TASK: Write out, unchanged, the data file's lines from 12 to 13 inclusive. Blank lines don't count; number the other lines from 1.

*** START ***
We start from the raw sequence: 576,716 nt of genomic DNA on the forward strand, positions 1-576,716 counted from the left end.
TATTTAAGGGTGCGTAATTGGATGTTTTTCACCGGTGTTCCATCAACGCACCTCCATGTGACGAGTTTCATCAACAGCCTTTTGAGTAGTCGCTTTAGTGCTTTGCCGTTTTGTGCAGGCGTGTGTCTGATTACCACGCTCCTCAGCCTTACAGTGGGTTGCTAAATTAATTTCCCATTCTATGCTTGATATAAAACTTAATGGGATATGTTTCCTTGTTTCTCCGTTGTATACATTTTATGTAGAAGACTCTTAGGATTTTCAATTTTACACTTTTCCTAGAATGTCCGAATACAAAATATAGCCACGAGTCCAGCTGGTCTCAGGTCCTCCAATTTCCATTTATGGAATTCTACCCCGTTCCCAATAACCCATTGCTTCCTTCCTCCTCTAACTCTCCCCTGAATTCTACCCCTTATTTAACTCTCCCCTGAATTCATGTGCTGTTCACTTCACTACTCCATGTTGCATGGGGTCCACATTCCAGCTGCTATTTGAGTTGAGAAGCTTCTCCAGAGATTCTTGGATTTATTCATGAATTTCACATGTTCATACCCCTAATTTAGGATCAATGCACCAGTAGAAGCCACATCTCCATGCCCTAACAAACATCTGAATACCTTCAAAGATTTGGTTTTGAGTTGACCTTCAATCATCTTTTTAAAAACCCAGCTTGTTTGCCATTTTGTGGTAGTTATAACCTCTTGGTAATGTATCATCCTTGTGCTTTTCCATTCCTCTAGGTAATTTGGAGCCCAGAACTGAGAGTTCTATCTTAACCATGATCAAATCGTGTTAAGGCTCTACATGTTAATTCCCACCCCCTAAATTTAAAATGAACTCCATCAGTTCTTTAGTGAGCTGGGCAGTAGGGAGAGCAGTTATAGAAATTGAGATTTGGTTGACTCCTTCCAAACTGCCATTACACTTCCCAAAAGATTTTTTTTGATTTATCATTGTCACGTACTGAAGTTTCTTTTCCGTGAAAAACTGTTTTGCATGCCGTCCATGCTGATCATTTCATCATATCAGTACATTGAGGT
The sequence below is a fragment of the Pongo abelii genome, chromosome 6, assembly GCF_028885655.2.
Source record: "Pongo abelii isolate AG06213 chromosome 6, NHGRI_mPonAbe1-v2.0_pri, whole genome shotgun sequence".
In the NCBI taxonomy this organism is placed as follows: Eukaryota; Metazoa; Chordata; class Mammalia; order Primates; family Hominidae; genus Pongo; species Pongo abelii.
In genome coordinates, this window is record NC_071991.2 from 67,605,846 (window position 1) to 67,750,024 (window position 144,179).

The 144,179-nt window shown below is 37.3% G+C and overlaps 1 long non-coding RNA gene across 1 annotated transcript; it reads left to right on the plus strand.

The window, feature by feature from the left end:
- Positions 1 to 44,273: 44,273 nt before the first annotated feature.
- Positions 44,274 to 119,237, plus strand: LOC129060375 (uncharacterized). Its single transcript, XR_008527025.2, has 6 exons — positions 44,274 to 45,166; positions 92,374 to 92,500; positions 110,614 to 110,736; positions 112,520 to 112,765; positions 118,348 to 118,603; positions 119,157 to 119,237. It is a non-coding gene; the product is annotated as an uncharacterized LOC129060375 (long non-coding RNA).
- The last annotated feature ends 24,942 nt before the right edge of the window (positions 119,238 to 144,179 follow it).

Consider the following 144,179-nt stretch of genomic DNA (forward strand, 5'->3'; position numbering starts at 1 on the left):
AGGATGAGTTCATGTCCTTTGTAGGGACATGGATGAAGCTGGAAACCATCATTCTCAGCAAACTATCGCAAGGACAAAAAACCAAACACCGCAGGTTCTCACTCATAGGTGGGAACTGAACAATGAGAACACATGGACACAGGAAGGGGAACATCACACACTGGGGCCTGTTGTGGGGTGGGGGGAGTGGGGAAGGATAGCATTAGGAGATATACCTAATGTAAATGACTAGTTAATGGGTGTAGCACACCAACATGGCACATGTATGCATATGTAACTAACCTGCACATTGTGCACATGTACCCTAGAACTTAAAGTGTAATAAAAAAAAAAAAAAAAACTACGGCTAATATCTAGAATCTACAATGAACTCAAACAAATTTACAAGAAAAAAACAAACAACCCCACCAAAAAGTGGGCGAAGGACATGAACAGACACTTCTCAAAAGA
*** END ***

Consider the following 144,179-nt stretch of genomic DNA (forward strand, 5'->3'; position numbering starts at 1 on the left):
AGGATGAGTTCATGTCCTTTGTAGGGACATGGATGAAGCTGGAAACCATCATTCTCAGCAAACTATCGCAAGGACAAAAAACCAAACACCGCAGGTTCTCACTCATAGGTGGGAACTGAACAATGAGAACACATGGACACAGGAAGGGGAACATCACACACTGGGGCCTGTTGTGGGGTGGGGGGAGTGGGGAAGGATAGCATTAGGAGATATACCTAATGTAAATGACTAGTTAATGGGTGTAGCACACCAACATGGCACATGTATGCATATGTAACTAACCTGCACATTGTGCACATGTACCCTAGAACTTAAAGTGTAATAAAAAAAAAAAAAAAAACTACGGCTAATATCTAGAATCTACAATGAACTCAAACAAATTTACAAGAAAAAAACAAACAACCCCACCAAAAAGTGGGCGAAGGACATGAACAGACACTTCTCAAAAGA